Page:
Demystifying the Deglaze

Demystifying the DeglazeWhen you’re working with high heat in a pan, particularly when it comes to pan-searing or roasting proteins, you’ll create an invaluable by-product in the process.

Those crispy, caramelized brown bits stuck to the bottom of your pan are called sucs in French, and they’re not something you want in your trashcan. Those little morsels of browned goodness are the key to creating great gravies, sauces, and even soup bases.

The trick to getting them loosened up and dissolved into your stock or sauce is a technique called deglazing, which simply entails pouring cold liquid into the hot pan and mixing everything together.

Deglazing is a step within a ton of different types of recipes. Seared chicken with pan sauce, gravies, French onion soup, roast pork—they all use a little deglaze action.

Here’s how it’s done:

Heat the pan. If you’re working over a burner, just keep the flame going after you’ve removed your meats and/or veggies from the pan. If you’re roasting, situate your roasting pan over two stovetop burners to reheat it. You want to work with a high heat.

Pour in your liquid(s) of choice. You can conceivably use any liquid you like, but keep in mind how the flavor(s) will interact with your final product. Can you use water? Sure, but lots of other liquids provide more complexity. Red and white wine are great for deglazing. You can also use stock, vinegar, beer, or even liquor.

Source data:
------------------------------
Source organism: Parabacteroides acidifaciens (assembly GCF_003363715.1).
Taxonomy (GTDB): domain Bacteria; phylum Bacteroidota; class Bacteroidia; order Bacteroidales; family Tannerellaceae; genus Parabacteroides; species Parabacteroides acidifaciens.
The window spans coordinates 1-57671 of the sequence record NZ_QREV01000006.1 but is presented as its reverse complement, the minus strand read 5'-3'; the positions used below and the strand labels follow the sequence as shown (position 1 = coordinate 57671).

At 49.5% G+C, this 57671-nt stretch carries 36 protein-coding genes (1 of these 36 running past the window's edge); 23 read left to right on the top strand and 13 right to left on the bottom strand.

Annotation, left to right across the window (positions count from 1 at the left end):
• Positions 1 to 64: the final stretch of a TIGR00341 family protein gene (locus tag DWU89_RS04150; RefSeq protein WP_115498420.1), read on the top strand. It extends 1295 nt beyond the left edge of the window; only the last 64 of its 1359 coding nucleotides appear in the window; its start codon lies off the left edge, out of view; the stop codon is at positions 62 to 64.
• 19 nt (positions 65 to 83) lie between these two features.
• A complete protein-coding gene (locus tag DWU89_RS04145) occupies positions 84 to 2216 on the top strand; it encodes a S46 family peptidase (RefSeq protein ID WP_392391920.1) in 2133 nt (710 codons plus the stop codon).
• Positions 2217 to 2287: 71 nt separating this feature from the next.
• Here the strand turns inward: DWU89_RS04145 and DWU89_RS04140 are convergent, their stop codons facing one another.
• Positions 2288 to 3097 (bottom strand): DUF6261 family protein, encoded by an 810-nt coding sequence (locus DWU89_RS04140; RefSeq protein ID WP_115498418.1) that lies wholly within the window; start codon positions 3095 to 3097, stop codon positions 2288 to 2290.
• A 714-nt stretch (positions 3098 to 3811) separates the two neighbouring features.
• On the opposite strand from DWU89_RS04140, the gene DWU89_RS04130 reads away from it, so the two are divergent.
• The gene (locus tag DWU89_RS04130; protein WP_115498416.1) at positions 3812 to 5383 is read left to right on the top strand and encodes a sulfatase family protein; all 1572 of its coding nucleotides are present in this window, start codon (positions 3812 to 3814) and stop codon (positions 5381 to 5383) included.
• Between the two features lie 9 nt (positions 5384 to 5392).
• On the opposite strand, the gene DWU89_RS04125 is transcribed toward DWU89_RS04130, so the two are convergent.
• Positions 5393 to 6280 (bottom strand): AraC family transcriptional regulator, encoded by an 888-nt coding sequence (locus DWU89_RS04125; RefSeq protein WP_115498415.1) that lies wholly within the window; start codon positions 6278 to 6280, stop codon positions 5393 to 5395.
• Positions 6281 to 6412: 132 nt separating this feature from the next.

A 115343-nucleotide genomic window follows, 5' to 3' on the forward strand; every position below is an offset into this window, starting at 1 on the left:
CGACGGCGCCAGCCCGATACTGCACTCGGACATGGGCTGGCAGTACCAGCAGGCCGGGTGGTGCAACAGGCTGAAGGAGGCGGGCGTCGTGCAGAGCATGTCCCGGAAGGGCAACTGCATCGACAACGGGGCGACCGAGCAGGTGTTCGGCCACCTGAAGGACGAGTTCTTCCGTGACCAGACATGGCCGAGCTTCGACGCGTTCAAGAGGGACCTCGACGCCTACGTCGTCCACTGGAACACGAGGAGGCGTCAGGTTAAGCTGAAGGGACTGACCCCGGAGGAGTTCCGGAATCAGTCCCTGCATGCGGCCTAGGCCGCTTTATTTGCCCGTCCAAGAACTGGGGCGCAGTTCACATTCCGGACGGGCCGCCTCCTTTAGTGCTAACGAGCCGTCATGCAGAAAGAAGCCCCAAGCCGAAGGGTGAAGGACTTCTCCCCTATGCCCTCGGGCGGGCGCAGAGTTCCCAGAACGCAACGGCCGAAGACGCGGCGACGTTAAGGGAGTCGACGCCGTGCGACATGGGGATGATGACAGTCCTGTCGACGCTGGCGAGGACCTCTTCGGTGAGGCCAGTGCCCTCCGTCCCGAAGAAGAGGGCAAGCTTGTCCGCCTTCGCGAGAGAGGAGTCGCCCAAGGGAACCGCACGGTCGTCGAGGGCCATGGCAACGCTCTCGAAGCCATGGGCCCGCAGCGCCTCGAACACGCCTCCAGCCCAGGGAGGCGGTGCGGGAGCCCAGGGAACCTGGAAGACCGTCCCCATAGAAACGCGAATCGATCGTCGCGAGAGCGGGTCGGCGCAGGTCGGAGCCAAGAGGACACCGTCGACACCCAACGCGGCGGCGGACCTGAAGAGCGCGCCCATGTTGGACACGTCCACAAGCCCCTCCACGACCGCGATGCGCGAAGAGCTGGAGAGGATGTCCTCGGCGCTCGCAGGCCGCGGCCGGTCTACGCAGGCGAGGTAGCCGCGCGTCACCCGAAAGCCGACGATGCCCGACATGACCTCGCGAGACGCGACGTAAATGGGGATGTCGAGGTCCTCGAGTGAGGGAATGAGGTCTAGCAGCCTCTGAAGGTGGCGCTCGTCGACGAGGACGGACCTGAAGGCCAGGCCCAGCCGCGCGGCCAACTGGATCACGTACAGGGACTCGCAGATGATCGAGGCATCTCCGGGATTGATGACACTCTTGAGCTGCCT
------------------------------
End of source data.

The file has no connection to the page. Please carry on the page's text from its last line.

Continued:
As your liquid boils, use a whisk, fork, or spoon to scrape up the sucs, making sure to get everything off the bottom of the pan and stirred around. Continue to cook and scrape over a rolling simmer, as the bits of browned foods will slowly loosen up and become incorporated into the cooking, reducing liquid.

It’s really that simple! Once you’ve done the basic deglaze, you can turn down your heat and add herbs and aromatics, a bit of butter or oil, and/or a thickener like flour to transform it into something sinfully good.

Here are a few final tips to keep in mind, courtesy of the Reluctant Gourmet:

  • Remove any burnt bits before you begin—sucs are caramely and brown, not black. The burnt stuff will affect your flavor.
  • Pour or spoon off most excess fat.
  • When deglazing with alcohol, remove the pan from the heat before you pour it in.